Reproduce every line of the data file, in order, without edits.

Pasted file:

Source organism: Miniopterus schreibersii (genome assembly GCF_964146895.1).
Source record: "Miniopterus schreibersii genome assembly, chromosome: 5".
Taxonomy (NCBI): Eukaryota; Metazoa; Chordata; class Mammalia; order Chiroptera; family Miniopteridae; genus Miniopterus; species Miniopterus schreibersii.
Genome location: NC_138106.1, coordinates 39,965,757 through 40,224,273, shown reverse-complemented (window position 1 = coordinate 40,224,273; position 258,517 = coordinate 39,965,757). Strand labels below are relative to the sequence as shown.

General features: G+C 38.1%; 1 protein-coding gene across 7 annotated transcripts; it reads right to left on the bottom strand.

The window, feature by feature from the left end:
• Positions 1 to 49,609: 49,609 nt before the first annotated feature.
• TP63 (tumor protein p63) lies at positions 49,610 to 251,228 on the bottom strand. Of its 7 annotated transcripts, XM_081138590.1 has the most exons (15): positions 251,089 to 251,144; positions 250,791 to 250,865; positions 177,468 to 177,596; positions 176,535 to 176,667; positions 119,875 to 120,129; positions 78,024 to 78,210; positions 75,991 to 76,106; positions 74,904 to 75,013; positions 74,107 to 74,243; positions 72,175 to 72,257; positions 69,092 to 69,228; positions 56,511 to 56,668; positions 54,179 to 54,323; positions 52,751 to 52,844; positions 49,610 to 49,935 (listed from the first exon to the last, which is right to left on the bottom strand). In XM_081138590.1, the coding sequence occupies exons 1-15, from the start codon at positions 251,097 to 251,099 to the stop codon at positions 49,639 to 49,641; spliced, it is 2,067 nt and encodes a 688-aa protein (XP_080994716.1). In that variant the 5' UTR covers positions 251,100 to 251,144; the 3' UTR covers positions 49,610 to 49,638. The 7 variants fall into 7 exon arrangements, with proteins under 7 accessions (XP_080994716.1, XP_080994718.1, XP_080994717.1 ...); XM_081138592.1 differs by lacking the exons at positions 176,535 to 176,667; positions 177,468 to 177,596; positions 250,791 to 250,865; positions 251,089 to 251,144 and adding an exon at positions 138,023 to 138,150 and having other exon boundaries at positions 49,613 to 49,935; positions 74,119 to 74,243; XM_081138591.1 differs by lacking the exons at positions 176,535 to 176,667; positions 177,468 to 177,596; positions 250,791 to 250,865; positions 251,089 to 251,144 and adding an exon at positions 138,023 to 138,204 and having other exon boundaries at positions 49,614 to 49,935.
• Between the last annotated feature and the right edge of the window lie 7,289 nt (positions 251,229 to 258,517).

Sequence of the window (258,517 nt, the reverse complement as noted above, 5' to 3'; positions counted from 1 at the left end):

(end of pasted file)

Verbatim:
Source organism: Miniopterus schreibersii (genome assembly GCF_964146895.1).
Source record: "Miniopterus schreibersii genome assembly, chromosome: 5".
Taxonomy (NCBI): Eukaryota; Metazoa; Chordata; class Mammalia; order Chiroptera; family Miniopteridae; genus Miniopterus; species Miniopterus schreibersii.
Genome location: NC_138106.1, coordinates 39,965,757 through 40,224,273, shown reverse-complemented (window position 1 = coordinate 40,224,273; position 258,517 = coordinate 39,965,757). Strand labels below are relative to the sequence as shown.

General features: G+C 38.1%; 1 protein-coding gene across 7 annotated transcripts; it reads right to left on the bottom strand.

The window, feature by feature from the left end:
• Positions 1 to 49,609: 49,609 nt before the first annotated feature.
• TP63 (tumor protein p63) lies at positions 49,610 to 251,228 on the bottom strand. Of its 7 annotated transcripts, XM_081138590.1 has the most exons (15): positions 251,089 to 251,144; positions 250,791 to 250,865; positions 177,468 to 177,596; positions 176,535 to 176,667; positions 119,875 to 120,129; positions 78,024 to 78,210; positions 75,991 to 76,106; positions 74,904 to 75,013; positions 74,107 to 74,243; positions 72,175 to 72,257; positions 69,092 to 69,228; positions 56,511 to 56,668; positions 54,179 to 54,323; positions 52,751 to 52,844; positions 49,610 to 49,935 (listed from the first exon to the last, which is right to left on the bottom strand). In XM_081138590.1, the coding sequence occupies exons 1-15, from the start codon at positions 251,097 to 251,099 to the stop codon at positions 49,639 to 49,641; spliced, it is 2,067 nt and encodes a 688-aa protein (XP_080994716.1). In that variant the 5' UTR covers positions 251,100 to 251,144; the 3' UTR covers positions 49,610 to 49,638. The 7 variants fall into 7 exon arrangements, with proteins under 7 accessions (XP_080994716.1, XP_080994718.1, XP_080994717.1 ...); XM_081138592.1 differs by lacking the exons at positions 176,535 to 176,667; positions 177,468 to 177,596; positions 250,791 to 250,865; positions 251,089 to 251,144 and adding an exon at positions 138,023 to 138,150 and having other exon boundaries at positions 49,613 to 49,935; positions 74,119 to 74,243; XM_081138591.1 differs by lacking the exons at positions 176,535 to 176,667; positions 177,468 to 177,596; positions 250,791 to 250,865; positions 251,089 to 251,144 and adding an exon at positions 138,023 to 138,204 and having other exon boundaries at positions 49,614 to 49,935.
• Between the last annotated feature and the right edge of the window lie 7,289 nt (positions 251,229 to 258,517).

Sequence of the window (258,517 nt, the reverse complement as noted above, 5' to 3'; positions counted from 1 at the left end):